The Courage to Live

I’ve been in a bit of a funk lately. There are a number of reason for this. Part of it is stress about where I am in my education (done with course work, but have no clear dissertation topic). Part of if it is where I am in life (I’m turning 56 in September and still don’t know what I want to be when I grow up). Part of it is I tend toward melancholy (the Eeyore syndrome). Part of it… well, anyway… there are a lot of reasons. I’ll get through it. I always do. I’ll go for a nice 10 mile run. Classes start soon (Aquinas this semester). Maybe I’ll go to Disneyland (one of the perks of living in So Cal). 

One thing I’ve done that has helped is I started reading George Sheehan’s classic, Running and Being. It’s a 35 year old book, and I can’t believe I’ve never read it before. As I’ve read, I’ve seen some of myself in the pages—some of my reclusiveness, my inwardness, retreating into my mind, into the realm of ideas and thoughts (yes, I’m an introvert). Some people misinterpret these characteristics in me. They see it as being antisocial or as a tacit misanthropy. But it’s not. 

One of the things Sheehan notes right in the beginning is how he had spent his whole life trying to “fit in” and in the process lost himself. By working so hard trying to identify with a group, trying to fit the image of what he was supposed to be, he lost who he was. He struggled with unworthiness (he wasn’t one of the popular), inferiority (he wasn’t like others), and incompleteness (somehow he never measured up). Struggling to overcome these “flaws” he constantly fought to “reinvent” himself, to become something other than who he truly was. Striving to “fit in” he lost himself. 

Basically, Sheehan said he lacked the courage to live. Not that he wanted to kill himself. It has nothing to do with life and death. It’s about living, truly living. It’s about being true. Rather than truly living—being true to his real self—he was acting; playing a role he never quite fit. It wasn’t really his life, just as it wasn’t really him who was living it. He quotes Erving Goffman as saying that “there is only one complete, unblushing male in America: a young, married, white, urban, northern, heterosexual, Protestant father of college education, fully employed, of good complexion, weight and height, and a recent record in sports.”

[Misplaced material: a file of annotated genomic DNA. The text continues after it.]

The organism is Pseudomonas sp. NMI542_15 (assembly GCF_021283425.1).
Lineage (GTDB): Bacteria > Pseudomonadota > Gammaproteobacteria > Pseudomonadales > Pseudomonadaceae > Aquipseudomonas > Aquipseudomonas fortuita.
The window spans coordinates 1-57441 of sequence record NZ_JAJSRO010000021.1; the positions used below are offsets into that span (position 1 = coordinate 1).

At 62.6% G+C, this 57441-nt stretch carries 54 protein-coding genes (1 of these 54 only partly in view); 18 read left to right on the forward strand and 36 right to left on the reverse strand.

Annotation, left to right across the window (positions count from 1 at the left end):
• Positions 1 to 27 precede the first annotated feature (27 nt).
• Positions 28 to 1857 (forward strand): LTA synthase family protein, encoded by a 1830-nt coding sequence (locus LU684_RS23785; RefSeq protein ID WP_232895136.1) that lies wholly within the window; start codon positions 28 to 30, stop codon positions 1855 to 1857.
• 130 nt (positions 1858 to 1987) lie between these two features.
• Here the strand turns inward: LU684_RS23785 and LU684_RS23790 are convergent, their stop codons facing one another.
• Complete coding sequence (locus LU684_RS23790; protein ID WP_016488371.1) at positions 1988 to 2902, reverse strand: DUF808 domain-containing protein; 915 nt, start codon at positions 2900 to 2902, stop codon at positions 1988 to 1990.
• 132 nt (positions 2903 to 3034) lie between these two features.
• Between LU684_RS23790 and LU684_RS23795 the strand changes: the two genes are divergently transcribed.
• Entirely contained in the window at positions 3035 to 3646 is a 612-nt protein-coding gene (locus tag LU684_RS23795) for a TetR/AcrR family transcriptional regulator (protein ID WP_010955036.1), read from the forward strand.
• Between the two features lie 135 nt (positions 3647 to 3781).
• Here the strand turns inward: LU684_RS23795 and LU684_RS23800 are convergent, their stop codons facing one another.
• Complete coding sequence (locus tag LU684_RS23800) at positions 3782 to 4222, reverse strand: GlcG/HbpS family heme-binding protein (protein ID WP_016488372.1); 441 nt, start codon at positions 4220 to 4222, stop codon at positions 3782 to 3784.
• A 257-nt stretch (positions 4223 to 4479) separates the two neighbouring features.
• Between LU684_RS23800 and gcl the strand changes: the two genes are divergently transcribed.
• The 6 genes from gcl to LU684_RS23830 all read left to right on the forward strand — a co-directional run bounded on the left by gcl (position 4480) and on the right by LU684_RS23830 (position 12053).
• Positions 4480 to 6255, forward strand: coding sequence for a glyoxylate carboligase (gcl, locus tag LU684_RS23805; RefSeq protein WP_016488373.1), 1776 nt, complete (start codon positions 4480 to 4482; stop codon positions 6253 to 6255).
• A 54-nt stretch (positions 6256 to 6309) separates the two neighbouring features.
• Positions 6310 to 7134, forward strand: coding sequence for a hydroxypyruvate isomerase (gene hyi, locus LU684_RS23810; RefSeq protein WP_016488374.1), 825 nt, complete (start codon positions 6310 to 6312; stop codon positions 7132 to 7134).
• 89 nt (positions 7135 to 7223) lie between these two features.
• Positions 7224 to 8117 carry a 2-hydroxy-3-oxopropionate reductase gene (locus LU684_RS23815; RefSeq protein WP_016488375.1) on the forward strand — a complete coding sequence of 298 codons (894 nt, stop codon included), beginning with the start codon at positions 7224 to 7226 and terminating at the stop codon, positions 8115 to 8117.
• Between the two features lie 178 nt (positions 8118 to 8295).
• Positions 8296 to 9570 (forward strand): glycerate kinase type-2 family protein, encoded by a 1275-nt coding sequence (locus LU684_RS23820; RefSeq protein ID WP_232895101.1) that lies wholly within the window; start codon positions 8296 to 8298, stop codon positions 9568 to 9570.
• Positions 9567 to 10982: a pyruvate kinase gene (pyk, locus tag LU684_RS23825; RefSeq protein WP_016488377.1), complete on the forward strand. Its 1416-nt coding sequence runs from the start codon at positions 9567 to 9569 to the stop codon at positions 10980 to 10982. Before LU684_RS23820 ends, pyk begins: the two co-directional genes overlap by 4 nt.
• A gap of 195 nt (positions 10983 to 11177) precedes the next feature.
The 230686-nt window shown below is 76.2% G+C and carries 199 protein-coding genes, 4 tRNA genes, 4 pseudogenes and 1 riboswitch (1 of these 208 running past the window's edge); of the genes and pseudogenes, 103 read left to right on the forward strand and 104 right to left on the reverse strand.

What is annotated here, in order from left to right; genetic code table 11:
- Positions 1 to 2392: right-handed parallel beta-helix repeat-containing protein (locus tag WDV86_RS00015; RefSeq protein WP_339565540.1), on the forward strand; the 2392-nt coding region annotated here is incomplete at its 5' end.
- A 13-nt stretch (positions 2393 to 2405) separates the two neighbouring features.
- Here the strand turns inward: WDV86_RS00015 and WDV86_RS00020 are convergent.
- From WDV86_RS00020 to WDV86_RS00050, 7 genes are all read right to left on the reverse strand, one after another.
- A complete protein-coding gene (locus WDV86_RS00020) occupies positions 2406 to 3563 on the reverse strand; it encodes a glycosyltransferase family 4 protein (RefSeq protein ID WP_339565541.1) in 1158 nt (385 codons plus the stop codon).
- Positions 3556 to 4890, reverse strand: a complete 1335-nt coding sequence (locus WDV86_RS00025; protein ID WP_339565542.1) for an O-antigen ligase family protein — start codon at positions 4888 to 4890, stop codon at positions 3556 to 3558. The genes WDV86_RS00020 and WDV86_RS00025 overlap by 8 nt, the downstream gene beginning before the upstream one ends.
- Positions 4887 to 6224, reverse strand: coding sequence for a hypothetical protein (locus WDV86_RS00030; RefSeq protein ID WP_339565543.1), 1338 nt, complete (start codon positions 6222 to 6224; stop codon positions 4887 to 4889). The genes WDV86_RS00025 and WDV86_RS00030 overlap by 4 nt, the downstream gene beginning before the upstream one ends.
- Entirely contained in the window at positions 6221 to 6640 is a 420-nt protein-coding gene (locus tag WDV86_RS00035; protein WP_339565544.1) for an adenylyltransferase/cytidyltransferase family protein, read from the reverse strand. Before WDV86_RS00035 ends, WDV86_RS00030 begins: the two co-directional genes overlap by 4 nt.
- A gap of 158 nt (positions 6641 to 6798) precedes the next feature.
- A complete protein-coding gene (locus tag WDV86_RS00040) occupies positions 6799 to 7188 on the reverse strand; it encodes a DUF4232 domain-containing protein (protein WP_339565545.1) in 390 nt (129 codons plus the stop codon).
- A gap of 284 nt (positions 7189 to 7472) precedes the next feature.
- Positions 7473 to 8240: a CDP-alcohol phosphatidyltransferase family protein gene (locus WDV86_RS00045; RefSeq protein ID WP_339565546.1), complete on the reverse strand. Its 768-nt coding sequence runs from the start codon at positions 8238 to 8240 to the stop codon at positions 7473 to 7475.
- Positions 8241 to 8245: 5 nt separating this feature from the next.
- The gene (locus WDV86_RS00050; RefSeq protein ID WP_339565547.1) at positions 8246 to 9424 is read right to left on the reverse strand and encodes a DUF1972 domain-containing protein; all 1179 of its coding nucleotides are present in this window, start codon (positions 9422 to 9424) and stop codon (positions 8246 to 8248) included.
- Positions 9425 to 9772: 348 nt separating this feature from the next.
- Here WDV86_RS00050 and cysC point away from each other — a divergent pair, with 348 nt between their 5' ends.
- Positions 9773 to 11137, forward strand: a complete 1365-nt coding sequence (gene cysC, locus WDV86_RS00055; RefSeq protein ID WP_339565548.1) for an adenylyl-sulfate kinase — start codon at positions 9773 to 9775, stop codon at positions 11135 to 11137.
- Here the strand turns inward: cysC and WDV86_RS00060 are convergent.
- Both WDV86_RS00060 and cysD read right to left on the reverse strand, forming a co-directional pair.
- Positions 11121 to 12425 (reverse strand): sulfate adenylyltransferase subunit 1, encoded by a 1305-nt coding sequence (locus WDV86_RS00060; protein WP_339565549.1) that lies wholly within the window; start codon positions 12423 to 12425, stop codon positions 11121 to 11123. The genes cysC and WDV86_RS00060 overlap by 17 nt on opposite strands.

That’s part of the funk that swirls around me. I look at all the happy suburbanites, the ones who are about my age, and I see in them everything I am not, and I start to feel unworthy, inferior, and incomplete. I’m missing something. I missed something. Or at least it seems like I have. I should be easing into retirement soon, into the easy life, comfort and security. Instead, here I am in graduate school, practically starting all over again with no guarantee of a job or a future. Why? It makes no sense. Somehow I find I don’t measure up.

But then I head out for a nice long run (I’m grateful for Luke’s piece on the spirituality of running—it is spiritual, pure spirituality). As my body begins to fall into that easy cadence, that smooth pace where my feet seem to just glide over the ground, my mind clears. The haze of “the-way-it-should-be” that so obfuscates my courage to live begins to fade. And in that clearing I once again begin to find myself, my true self. And in finding myself I find the courage to live.

In his book, Either Or, Søren Kierkegaard talks about the difference between what he calls the aesthetical life and the ethical life. The aesthetical life, he says, is basically a life lived chasing every impulse and every urge. It is undisciplined, seeking only the immediate and the gratifying. The ethical life is the one that makes a choice, and by choosing sets a course, a direction, a criterion for living. Some things will be sacrificed for the choice. Immediate desires may go ungratified. I choose to be a runner; that means there are things I must sacrifice, thing I can no longer do, food I can no longer eat. In the same way, when I choose to have the courage to live that means there are things that must be sacrificed as well, things like the façade of homogeneity that keeps me from truly living, from truly being me… from being happy.

Augustine says that people are not happy because they choose not do those things that bring about the happy life. And the happy life, he says, is to love the good will, which is the will “by which we desire to live upright and honorable lives and to attain the highest wisdom.” Kant, of course, argues that one can never truly find happiness here in this life, that the best we can do is to live so that we may be “worthy of happiness.” I’m not so sure, though, that Kant and Augustine are so far apart on this. To be worth of happiness would be to live an upright and honorable life. And there is a certain happiness (satisfaction) that comes from living such a life, regardless of the situations that surround that life. It seems to me that this is something of what it means to have the courage to live.

We have a choice. I have a choice. Happiness is a matter of the will. I will to live an upright and honorable life, and that means I must take off the mask, quit acting out a life that is placid and plain, just trying to fit in, expecting that sameness is safety and that measuring up is happiness. I need to start living, truly living… living true. I need to have the courage to be, the courage to choose, the courage to sacrifice, the courage to be happy, the courage to live. And only in God can I find that sort of courage. Only in God do I live and move and have my being. Only in God.